Most importantly, across party lines, gender, and income levels, 76% of Canadians believe the best place for a child under six is at home with a parent.13
It is our concern that national daycare would become a national boondoggle, as the federal government struggles to provide that which ought to be the purview of sources much closer to home.
The Institute of Marriage and Family Canada has a number of resources on income splitting and daycare, some of which have been provided to you today. I thank you for your time and welcome any questions you might have.”
- The percentage of marriages in a given year that will end in divorce before their 30th wedding anniversary has increased from 36.1 per cent in 1998 to 40.7 per cent in 2008. Milan, A., Keown, L.A., & Urquijo, R. (2011, December). Families, living arrangements and unpaid work. Women in Canada: A gender-based statistical report 2010-2011. Ottawa: Statistics Canada. Retrieved from http://www.statcan.gc.ca/pub/89-503-x/2010001/article/11546-eng.htm#a7
- For absolute numbers, see Census in brief. Fifty years of families in Canada: 1961-2011. Families, households and marital status, 2011 Census of population. Retrieved from http://www12.statcan.gc.ca/census-recensement/2011/as-sa/98-312-x/98-312-x2011003_1-eng.pdf
- “Lone-parent families consistently experience higher rates of low income than other family types. In 2007, the rate of low income among lone-parent families was 21.3%, over four times higher than the rate among two-parent families.” Collin, C. and Jensen, H. (2009, September 28). A statistical profile of poverty in Canada. Library of Parliament, Social Affairs Division. Retrieved from http://www.parl.gc.ca/content/lop/researchpublications/prb0917-e.pdf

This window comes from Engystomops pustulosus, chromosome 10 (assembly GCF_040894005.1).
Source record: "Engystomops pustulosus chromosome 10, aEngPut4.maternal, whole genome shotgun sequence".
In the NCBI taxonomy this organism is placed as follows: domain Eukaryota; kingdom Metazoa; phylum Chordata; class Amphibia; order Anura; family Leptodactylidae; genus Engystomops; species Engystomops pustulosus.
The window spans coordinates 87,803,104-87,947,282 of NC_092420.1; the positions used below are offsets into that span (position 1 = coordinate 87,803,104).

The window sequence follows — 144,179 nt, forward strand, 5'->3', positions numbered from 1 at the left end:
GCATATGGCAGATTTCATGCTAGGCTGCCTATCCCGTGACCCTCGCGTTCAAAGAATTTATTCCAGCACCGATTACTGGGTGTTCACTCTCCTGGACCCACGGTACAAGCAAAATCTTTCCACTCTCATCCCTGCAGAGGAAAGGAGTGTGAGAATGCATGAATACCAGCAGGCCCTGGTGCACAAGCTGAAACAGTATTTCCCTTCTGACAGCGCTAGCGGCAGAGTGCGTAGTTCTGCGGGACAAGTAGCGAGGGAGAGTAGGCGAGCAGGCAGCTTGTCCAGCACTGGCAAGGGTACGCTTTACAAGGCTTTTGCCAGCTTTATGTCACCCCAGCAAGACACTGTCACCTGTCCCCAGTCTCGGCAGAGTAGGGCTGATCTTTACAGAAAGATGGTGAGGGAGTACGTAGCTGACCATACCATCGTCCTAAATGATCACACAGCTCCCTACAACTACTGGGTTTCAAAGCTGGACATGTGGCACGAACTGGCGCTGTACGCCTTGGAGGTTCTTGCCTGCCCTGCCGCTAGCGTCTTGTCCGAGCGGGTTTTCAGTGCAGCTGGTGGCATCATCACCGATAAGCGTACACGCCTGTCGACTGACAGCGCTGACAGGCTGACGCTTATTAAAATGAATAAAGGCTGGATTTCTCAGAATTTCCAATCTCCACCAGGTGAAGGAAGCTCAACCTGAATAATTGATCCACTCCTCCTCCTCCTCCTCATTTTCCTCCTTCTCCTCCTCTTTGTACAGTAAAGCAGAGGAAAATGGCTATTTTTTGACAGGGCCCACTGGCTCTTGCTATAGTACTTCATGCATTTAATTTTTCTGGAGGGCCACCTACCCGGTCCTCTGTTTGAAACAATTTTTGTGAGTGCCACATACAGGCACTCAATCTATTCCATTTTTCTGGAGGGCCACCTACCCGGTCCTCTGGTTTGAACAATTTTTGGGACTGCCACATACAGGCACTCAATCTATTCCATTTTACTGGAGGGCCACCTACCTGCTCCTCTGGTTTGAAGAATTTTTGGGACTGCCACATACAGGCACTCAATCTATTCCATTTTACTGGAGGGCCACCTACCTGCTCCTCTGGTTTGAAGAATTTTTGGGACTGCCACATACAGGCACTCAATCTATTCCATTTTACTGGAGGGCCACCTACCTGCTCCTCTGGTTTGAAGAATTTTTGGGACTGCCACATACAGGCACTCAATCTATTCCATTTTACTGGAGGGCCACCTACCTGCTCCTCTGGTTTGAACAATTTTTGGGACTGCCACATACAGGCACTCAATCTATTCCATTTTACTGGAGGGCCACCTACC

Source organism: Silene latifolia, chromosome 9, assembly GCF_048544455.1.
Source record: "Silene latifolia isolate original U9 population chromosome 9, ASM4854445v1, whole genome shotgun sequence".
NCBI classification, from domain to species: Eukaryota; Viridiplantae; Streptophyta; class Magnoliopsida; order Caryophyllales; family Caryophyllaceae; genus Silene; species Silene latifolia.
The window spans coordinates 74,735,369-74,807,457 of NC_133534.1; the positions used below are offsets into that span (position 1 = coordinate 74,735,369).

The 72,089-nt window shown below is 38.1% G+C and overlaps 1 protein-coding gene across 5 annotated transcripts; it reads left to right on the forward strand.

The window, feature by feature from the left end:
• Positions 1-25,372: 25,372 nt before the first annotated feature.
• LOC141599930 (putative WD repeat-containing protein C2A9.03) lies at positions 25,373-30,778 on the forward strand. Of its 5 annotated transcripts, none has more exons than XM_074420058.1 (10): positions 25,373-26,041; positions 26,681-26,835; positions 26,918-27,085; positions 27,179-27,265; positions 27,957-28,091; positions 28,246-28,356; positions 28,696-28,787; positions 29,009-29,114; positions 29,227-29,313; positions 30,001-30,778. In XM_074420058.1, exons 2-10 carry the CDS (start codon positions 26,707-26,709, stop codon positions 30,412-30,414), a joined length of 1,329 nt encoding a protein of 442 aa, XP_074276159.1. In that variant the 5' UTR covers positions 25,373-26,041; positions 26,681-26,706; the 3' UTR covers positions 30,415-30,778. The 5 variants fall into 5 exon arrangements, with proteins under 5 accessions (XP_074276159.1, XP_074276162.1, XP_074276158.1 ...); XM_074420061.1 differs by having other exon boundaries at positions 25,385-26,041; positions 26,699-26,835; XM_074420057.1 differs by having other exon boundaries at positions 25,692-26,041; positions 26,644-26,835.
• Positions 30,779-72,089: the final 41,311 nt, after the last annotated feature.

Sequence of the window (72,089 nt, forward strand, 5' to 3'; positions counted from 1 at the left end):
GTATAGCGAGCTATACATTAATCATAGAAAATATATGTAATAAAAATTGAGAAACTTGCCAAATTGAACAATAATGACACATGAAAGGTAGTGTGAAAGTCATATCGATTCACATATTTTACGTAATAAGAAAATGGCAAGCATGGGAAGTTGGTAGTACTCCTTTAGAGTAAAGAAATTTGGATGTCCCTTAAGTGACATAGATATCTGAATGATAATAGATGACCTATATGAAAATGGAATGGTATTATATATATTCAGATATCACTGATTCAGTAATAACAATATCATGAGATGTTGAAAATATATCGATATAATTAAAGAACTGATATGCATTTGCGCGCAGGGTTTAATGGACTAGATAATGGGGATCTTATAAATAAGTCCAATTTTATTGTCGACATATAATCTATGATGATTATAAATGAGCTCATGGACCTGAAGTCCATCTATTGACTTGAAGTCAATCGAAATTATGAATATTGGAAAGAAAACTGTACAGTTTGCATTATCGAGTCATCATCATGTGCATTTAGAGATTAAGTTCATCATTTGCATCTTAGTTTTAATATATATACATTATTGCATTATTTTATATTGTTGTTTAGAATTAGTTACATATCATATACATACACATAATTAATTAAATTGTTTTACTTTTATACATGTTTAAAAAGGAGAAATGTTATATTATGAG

- Census in Brief. Fifty years of families in Canada: 1961-2011.
- Coletto, D. (2014). Opinion soft and split on income splitting. Abacus Data. Retrieved from http://abacusinsider.com/politics-public-affairs/opinion-soft-split-income-splitting/
- Mintz, J. and Krzepkowski, M. (2013, April). No more second-class taxpayers: How income splitting can bring fairness to Canada’s single-income families. University of Calgary: The School of Public Policy. Retrieved from http://policyschool.ucalgary.ca/sites/default/files/research/krzepkowski-mintz-income-splitting.pdf and Mintz, J. (2008, March 1). Taxing families: Does the system need an overhaul? Ottawa: Institute of Marriage and Family Canada. Retrieved from http://www.imfcanada.org/sites/default/files/Taxing_families_Mintz.pdf
- Forty-six percent of families with children under 18 would benefit. Broadbent Institute. (2014, June). The big split: Income splitting’s unequal distribution of benefits across Canada. Retrieved from https://www.broadbentinstitute.ca/sites/default/files/documents/thebigsplit-final.pdf
- Watson, W., Solomon, L., Kheiriddin, T., Malvern, P., Rogusky, D. and Mrozek, A. (2014, June). Busting income splitting myths. Ottawa: Institute of Marriage and Family Canada. Retrieved from http://www.imfcanada.org/sites/default/files/IMFC_Income%20Splitting_June2014.pdf
- Editorial. (2014, September 23). Change to Quebec’s $7-a-day daycare can’t come soon enough. Maclean’s. Retrieved from http://www.macleans.ca/news/canada/quebecs-plan-to-end-7-a-day-daycare-is-a-breakthrough-for-economic-fairness-and-common-sense/
- Poll conducted by Abingdon Research. Institute of Marriage and Family Canada. (2013, May). Canadian daycare desires. Retrieved from http://www.imfcanada.org/daycaredesires